New PUGS Pointers
It’s a brand new year! So I’m going to do something new with my blog. Starting this week, I’ll be posting my famous “PUGS Pointers”—tips on Punctuation, Usge, Grammar, and Spelling.
In this series, I’ll focus on the PUGS rules that writers struggle with most, based on my years as a professional freelance editor. I’ll also explain why it’s important for writers to polish their PUGS. Each weekly post will address one item in each area. For more PUGS Pointers, you can get my book Proofreading Secrets of Best-Selling Authors, available through the Published Works page of this website (under the “Author” heading).
All of my PUGS Pointers are based on the current industry-standard references in the United States. For books, that’s The Chicago Manual of Style (16th edition, © 2010) and Merriam-Webster’s Collegiate Dictionary (11th edition, © 2003). For articles, it’s The Associated Press Stylebook (reprinted every year) and Webster’s New World College Dictionary (© 2002).
Many publishing houses have their own in-house style guides that may differ in some aspects from the standard references. However, unless you’re writing exclusively for one particular publisher, it’s best to follow the standard references and let the in-house proofreaders adjust to house style.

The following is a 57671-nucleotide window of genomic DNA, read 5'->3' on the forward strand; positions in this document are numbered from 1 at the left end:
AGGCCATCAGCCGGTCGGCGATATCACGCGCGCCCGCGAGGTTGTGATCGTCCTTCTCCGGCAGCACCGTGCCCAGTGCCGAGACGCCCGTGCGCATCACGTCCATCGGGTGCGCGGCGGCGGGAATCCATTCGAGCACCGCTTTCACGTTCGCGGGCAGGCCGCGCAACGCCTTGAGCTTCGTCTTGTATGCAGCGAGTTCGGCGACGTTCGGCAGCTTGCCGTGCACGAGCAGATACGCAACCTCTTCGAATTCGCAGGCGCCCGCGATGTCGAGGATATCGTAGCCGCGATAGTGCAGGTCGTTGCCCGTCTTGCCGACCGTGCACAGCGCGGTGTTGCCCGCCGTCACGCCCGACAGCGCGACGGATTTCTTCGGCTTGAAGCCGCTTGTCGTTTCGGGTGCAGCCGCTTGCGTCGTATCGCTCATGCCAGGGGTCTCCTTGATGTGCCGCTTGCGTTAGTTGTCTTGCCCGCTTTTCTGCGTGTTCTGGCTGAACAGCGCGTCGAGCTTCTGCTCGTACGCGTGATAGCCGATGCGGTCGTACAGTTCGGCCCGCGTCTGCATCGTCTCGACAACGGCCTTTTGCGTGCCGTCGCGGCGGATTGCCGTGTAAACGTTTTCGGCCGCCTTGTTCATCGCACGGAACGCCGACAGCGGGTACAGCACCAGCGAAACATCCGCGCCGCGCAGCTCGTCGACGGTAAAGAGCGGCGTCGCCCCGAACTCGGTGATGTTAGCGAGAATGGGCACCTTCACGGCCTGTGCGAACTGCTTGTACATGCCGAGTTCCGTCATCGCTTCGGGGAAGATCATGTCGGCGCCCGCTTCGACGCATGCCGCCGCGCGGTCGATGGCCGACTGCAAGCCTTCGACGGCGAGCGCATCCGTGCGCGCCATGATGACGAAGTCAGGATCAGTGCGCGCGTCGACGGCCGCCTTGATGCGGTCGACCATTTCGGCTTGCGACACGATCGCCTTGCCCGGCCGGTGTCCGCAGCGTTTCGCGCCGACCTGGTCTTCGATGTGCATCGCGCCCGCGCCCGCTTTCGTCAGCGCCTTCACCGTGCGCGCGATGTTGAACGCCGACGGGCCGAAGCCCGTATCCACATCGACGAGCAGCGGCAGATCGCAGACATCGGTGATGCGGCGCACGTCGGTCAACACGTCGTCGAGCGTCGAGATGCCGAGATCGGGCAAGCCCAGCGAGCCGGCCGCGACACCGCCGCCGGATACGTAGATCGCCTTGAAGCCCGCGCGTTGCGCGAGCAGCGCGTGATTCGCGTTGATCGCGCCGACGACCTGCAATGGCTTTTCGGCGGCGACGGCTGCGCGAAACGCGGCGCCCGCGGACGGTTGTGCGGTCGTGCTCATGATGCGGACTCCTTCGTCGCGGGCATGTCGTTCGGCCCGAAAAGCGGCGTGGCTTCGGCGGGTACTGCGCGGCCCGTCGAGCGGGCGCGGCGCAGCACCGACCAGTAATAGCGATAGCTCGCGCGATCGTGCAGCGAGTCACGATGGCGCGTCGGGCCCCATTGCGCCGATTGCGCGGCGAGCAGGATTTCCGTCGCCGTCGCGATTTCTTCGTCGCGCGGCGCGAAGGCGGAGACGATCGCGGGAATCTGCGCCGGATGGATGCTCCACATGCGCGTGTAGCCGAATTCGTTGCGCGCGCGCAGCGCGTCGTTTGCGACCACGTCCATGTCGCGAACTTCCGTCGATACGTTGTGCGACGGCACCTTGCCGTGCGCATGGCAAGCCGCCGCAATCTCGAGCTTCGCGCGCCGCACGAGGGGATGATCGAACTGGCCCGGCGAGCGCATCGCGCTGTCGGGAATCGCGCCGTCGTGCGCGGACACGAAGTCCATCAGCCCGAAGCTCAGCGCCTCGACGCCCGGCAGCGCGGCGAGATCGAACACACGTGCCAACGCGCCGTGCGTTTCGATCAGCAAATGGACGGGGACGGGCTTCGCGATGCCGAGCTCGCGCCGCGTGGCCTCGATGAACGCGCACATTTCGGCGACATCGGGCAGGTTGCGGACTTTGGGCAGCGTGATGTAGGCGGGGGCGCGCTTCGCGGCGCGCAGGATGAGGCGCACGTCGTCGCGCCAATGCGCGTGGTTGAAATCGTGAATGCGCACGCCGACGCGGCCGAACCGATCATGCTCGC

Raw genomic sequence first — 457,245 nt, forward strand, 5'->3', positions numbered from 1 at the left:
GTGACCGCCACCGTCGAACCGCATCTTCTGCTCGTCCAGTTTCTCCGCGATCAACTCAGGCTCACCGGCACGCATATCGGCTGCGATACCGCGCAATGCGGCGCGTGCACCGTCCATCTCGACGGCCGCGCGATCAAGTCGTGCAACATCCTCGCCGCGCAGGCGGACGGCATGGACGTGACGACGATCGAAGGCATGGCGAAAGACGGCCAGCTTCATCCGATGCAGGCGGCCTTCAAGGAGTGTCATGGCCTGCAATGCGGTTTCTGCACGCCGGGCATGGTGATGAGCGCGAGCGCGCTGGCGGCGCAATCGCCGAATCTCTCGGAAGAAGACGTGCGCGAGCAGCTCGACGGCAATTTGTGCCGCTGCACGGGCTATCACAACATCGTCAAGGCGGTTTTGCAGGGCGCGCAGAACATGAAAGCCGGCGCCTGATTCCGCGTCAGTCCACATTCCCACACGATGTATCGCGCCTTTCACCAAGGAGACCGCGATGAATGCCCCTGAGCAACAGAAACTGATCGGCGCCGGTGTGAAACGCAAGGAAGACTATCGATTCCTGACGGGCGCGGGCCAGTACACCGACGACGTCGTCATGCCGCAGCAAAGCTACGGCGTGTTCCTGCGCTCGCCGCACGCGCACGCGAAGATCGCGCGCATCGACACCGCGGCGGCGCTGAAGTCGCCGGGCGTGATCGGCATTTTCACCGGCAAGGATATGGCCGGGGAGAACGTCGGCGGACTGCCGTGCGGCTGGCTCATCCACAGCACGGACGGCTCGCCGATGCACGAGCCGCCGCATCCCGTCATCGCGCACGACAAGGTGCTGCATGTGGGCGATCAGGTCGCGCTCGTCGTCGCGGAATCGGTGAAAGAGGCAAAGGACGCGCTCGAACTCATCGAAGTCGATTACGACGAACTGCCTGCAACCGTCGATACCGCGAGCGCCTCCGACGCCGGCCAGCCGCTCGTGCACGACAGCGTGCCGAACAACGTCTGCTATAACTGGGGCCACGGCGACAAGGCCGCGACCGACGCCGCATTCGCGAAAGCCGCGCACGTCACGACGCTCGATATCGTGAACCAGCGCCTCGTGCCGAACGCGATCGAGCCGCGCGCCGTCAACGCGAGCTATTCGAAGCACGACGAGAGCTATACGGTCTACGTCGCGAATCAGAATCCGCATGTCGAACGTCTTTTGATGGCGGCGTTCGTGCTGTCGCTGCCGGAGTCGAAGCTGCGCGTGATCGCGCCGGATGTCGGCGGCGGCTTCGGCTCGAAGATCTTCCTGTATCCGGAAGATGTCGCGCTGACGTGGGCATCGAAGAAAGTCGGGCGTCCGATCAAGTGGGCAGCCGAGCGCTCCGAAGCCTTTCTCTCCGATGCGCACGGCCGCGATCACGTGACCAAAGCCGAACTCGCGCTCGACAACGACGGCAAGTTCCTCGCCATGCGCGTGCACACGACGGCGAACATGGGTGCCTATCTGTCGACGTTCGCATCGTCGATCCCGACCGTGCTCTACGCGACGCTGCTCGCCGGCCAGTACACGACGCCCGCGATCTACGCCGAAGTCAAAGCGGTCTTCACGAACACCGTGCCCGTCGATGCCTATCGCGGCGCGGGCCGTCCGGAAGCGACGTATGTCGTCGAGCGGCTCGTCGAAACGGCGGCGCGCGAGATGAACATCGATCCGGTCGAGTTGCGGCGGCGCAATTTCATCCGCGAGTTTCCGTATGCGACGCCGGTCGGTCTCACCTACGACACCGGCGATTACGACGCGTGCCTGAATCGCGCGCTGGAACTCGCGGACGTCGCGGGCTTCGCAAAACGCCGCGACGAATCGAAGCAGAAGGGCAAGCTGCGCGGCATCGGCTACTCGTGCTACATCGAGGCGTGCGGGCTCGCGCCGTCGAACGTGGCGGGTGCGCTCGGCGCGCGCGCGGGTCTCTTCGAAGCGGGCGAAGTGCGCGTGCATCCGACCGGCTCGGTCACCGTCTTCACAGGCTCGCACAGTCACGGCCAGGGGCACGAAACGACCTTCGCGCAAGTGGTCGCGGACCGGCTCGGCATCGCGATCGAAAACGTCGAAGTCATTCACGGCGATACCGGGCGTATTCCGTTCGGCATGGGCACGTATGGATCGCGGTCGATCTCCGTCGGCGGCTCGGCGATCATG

WHY POLISH YOUR PUGS?
Literary agent Richard Curtis wrote (in The Christian Communicator, June 2001):
It was not long ago that the prevailing attitude among editors was, “This book has some problems, but the author is so talented that I’d like to buy it and work with him.” Today such words are rarely heard. A book with problems is a book rejected.
Editors receive so many manuscripts from so many authors every day, they can afford to reject them for the most miniscule reasons. Don’t let PUGS errors cause your manuscript to be rejected!
Capitalization of Family Relationships
“Kinship names” (father, brother, etc.) are lowercased when used generically (“the youngest mother in the group,” for example) or when preceded by a modifier (“my dad,” “your mom,” “our brother,” etc.).
When used before a proper name, or alone in place of the name, kinship names are capitalized. Examples:
“I know that Mother’s middle name is Janice.”
“Will Aunt Becky be singing?”
“Will her uncle Ed be at the book signing?”
“Hey, Dad, are we going fishing today?”
any more (adjective) means “any additional.”
“I don’t want to hear any more backtalk from you!” hollered Cindy.
anymore (adverb) means “any longer.”
“I don’t want to listen to you anymore,” cried Linda.
NOTE: Adjectives modify nouns. Adverbs modify adjectives, adverbs, or verbs.
each other vs. one another
Use each other when referring to two.
“Angie and Gwen discussed the book with each other.”
Use one another when referring to more than two.
“The critique group members discussed their manuscripts with one another.”
good-bye (with a hyphen) if you’re writing books (or short stories that will be included in books).
goodbye (without a hyphen) if you’re writing articles (for magazines, newspapers, or most newsletters).